Turkey's banks have had a good run but rising debts remain a worry.

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Turkish banks are important drivers of Turkish growth. They have also been the biggest beneficiaries, with good asset quality, rising returns on equity and low levels of non-performing loans (around 3.5%, despite fears of a large rise).

“Last year was pretty good across the board for the banks, with activity fueled by the Credit Guarantee Fund, which also provided capital relief through the risk weighting of loans,” says Lindsey Liddell, a credit analyst at Fitch Ratings. Total loan growth for 2017 was around 21%.

Liddell and others expect to see a continuation of loan growth, but at a slower rate—around 12% to 15%—with a slight tightening in the disbursement criteria to keep sector fundamentals on track.

Banking Regulation and Supervision Agency president Mehmet Ali Akben told local media in early April that the banking sector was aiming for a capital adequacy ratio of 16.7% this year.

However, warning lights have started to appear—unsurprising perhaps, given the vast increase in loans relative to GDP (currently around 70%, against just 13% back in 2002).

Roger Kelly, lead regional economist at the EBRD in Istanbul, says the lira-denominated bank loan-to-deposit ratio jumped markedly last year, to around 140%, putting a squeeze on liquidity.

Liddell says there will be increased competition for domestic deposits, particularly among the larger banks, to alleviate the current heavy dependence on wholesale foreign currency, which has become more expensive with the lira’s devaluation.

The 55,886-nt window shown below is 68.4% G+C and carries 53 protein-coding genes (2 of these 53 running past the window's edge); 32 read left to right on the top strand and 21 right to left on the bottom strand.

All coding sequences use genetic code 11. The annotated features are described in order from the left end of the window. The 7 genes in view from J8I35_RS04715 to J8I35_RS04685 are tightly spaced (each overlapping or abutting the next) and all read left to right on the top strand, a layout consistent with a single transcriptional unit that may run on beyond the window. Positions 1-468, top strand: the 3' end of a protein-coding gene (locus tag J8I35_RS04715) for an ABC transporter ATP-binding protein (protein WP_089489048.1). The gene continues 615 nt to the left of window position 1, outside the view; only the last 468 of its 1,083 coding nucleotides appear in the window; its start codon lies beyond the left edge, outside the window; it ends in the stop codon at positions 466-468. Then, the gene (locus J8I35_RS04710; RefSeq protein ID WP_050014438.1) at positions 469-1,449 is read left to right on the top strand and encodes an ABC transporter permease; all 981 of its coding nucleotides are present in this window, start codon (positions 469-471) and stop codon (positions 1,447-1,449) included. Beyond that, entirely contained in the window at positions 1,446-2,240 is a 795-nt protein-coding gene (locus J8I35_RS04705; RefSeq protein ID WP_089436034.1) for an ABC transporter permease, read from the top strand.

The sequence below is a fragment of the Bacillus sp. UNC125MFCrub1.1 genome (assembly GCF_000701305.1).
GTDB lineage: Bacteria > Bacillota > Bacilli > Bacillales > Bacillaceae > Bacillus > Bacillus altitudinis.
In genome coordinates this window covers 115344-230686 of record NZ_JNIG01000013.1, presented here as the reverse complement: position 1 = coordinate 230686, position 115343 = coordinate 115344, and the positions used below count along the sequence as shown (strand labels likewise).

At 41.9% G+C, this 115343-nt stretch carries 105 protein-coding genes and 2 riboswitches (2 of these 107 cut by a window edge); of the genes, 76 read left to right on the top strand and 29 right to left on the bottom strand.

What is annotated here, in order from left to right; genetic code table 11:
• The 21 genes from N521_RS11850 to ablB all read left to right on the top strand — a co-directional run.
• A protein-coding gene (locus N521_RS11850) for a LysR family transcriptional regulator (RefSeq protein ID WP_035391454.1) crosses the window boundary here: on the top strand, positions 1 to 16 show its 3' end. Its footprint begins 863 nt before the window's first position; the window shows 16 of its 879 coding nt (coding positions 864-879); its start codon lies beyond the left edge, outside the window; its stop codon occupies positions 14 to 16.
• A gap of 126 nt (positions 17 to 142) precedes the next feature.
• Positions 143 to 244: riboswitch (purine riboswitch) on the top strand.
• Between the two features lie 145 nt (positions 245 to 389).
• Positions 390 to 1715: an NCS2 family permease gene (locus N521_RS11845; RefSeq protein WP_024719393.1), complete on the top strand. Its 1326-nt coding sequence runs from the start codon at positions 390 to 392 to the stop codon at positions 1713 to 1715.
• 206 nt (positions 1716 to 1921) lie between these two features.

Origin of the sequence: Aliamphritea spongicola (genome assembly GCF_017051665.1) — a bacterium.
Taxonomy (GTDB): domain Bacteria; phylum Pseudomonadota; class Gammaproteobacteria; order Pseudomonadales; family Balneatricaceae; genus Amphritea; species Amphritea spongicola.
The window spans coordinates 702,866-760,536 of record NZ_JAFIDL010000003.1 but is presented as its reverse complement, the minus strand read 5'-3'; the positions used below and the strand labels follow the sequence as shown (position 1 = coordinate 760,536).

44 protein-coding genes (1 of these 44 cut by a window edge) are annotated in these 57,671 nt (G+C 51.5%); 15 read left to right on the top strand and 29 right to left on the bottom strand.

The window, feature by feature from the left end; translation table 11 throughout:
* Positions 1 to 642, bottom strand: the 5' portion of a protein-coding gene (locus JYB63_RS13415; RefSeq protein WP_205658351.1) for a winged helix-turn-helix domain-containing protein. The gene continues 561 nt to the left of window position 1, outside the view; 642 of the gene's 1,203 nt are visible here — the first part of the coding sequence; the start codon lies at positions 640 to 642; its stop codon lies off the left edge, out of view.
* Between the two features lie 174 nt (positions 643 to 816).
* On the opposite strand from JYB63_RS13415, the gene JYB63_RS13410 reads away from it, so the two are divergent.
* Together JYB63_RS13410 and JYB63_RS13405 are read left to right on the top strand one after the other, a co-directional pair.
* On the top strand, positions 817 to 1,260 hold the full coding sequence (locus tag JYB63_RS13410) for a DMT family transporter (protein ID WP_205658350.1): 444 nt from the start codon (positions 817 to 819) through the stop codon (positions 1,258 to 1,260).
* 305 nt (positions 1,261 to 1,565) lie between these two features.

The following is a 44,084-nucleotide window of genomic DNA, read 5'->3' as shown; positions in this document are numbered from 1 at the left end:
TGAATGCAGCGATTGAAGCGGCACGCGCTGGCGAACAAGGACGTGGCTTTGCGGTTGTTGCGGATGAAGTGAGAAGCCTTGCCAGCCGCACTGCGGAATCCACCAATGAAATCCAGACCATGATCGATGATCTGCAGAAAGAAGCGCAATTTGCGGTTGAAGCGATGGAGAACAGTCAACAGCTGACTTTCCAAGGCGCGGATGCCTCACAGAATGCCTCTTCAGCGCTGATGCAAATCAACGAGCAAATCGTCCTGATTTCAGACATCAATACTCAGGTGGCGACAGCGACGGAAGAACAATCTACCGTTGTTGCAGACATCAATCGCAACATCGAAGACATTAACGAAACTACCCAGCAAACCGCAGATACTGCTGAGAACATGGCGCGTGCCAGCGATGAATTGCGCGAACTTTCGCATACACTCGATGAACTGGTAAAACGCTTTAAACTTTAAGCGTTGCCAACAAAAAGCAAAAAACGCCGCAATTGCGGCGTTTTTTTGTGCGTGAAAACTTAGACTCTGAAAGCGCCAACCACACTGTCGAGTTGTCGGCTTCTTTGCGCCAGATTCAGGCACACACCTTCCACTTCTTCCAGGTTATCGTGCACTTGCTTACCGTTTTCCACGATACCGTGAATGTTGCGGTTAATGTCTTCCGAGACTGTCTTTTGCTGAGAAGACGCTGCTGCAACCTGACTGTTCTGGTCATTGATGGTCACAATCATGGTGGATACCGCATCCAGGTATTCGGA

Inan Demir, senior emerging EEMEA economist at Nomura Bank, highlights other worrying signs of overreach. If there is a shortfall in income from tolls for planned new bridges, for example, this may depress the appetite for future projects. He says some analysts are looking closely at the size of Turkish corporate foreign debts, which are equivalent to 40% of GDP.

The difficulties that holding firm Otas had in renegotiating its $4.75 billion of loans to buy a stake in Turk Telecom, and that sweets-and-cookie producer Yildiz Holding had in refinancing a $7 billion loan, raised eyebrows.

“These companies are large, successful and have sophisticated risk management processes, so problems were not anticipated,” says Demir. “What concerns me is there could be more things like this in the pipeline.”

Deputy prime minister Mehmet Şimşek has said he will look at making it easier for investment banks to start up operations, as part of a broader strategy aimed at making the country’s capital markets more efficient.

“The future of the financial sector is bright, as the strength of the banking sector will likely spread to investment banking, insurance, non-bank financial institutions and the like,” says a spokesman for investment bank İş Yatırım. “Penetration levels in these sub-segments are still overly low, presenting a great growth potential in the future.”

“Despite all the noise, there have been no problems in banks accessing wholesale capital markets,” says Liddell. “I expect 2018 to be a year of normalization in terms of both loan growth and bank performance.”